The Beijing-based Asian Infrastructure Investment Bank is set to provide a $60 million loan for a power project in Bangladesh to take its exposure in the country to $285 million, which is 6.6 percent of its total portfolio.
The amount will go towards building a 220-megawatt combined cycle power plant in Bhola, the total cost of which would be $271 million. Islamic Development Bank and local Infrastructure Development Company will provide the remaining funds.
The project will be developed by India's Shapoorji Pallonji Infrastructure Capital Company Private Limited through Nutan Bidyut (Bangladesh) Limited, a special-purpose vehicle incorporated in Bangladesh for this.
The loan will carry an interest rate of 2.4-2.5 percent, which is higher than those offered by Bangladesh's regular multilateral lenders such as the World Bank and the Asian Development Bank.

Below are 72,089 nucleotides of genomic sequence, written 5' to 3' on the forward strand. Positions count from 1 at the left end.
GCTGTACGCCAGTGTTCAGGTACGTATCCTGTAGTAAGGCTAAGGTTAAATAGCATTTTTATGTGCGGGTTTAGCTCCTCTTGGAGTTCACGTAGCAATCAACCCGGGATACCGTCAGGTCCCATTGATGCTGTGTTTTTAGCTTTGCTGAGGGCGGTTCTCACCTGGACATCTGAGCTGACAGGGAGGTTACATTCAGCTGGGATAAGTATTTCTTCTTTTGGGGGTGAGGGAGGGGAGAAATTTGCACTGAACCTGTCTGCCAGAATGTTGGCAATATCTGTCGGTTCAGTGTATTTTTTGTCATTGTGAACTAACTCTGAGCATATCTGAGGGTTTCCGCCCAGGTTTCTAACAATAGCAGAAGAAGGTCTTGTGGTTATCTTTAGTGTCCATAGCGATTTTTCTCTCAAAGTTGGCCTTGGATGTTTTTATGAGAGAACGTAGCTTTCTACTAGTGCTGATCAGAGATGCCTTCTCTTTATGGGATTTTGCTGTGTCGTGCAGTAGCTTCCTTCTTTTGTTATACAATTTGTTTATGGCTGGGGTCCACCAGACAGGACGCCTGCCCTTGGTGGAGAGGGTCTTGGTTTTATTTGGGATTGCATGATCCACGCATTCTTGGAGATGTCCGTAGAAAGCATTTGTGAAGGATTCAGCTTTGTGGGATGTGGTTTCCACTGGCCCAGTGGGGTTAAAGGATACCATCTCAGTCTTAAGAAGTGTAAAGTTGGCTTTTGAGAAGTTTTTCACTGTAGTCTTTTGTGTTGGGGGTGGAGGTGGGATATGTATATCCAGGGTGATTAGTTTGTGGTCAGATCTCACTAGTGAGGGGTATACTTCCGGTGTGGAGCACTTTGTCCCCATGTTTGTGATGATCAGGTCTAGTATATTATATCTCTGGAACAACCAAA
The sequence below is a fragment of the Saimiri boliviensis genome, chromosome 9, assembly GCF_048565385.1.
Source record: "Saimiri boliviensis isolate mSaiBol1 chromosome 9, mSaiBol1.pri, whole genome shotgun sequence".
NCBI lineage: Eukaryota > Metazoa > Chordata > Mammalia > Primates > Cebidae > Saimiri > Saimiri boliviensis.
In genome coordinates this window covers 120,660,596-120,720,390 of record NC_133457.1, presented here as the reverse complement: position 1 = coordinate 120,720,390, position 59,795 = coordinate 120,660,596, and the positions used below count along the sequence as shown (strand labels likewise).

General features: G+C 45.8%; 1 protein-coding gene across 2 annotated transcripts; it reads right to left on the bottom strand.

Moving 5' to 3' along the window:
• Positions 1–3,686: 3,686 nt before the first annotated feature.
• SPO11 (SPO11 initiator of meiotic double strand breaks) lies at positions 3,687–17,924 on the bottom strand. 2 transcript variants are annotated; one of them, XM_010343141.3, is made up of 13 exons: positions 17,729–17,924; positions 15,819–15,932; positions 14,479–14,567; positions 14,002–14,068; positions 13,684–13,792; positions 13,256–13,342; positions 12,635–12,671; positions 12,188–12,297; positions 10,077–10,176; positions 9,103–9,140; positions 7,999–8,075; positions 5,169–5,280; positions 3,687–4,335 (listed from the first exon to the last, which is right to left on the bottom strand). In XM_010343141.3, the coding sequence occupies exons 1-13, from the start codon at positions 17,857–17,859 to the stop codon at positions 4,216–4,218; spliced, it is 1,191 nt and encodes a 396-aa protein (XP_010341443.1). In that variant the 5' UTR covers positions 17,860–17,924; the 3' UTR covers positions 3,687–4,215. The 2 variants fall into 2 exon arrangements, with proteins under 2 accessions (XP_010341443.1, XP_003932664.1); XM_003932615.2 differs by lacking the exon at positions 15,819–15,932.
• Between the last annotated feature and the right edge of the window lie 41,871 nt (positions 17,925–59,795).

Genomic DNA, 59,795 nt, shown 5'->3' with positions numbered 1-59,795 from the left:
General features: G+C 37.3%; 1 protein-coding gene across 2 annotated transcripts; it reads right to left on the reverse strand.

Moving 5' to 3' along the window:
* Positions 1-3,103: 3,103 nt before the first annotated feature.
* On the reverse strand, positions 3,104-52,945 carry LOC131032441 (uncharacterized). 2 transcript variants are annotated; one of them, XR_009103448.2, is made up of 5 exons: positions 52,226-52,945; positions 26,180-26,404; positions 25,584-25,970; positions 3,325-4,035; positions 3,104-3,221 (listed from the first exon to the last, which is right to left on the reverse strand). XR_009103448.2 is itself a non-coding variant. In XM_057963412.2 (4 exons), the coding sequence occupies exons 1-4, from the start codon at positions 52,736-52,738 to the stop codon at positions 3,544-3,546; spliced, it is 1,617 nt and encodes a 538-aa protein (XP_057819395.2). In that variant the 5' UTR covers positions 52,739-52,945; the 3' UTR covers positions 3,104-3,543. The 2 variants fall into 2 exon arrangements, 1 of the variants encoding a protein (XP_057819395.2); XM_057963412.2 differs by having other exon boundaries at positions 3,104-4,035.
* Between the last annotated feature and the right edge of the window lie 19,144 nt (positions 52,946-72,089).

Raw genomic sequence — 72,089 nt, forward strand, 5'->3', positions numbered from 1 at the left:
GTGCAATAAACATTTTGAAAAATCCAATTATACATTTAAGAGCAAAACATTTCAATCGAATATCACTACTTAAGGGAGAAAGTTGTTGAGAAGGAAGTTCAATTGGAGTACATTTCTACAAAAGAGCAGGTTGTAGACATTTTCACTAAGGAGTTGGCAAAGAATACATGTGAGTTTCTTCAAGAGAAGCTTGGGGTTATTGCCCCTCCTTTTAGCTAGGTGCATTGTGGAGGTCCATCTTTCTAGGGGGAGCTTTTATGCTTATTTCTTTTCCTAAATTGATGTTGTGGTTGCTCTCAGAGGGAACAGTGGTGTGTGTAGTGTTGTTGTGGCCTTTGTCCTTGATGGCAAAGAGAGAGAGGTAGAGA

“AIIB does not provide concessional loans. We finance those projects that are commercially viable,” said Laurel Ostfield, head of communications and development of AIIB, at a media briefing held yesterday at the capital's Lakeshore Hotel. The bank had earlier given loans amounting to $225 million to two power projects.
AIIB is investing in the project as it will be one of the most efficient power plants delivering low-cost power in Bangladesh, said its Director General Dong-ik Lee.
Bangladesh's acute power shortage is impacting its economic growth and its effort to reduce poverty, said DJ Pandian, AIIB's vice-president and chief investment officer, in a statement.
“This investment will help Bangladesh increase its power supply to support industries that are vital to growth,” he added. Ostfield also touched upon Bangladesh's projects that are in the pipeline and AIIB's focus area and its expertise. AIIB is considering five more projects worth $885 million that Bangladesh has approached it for. Yuanjiang Sun, principal communications officer of AIIB also present at the briefing.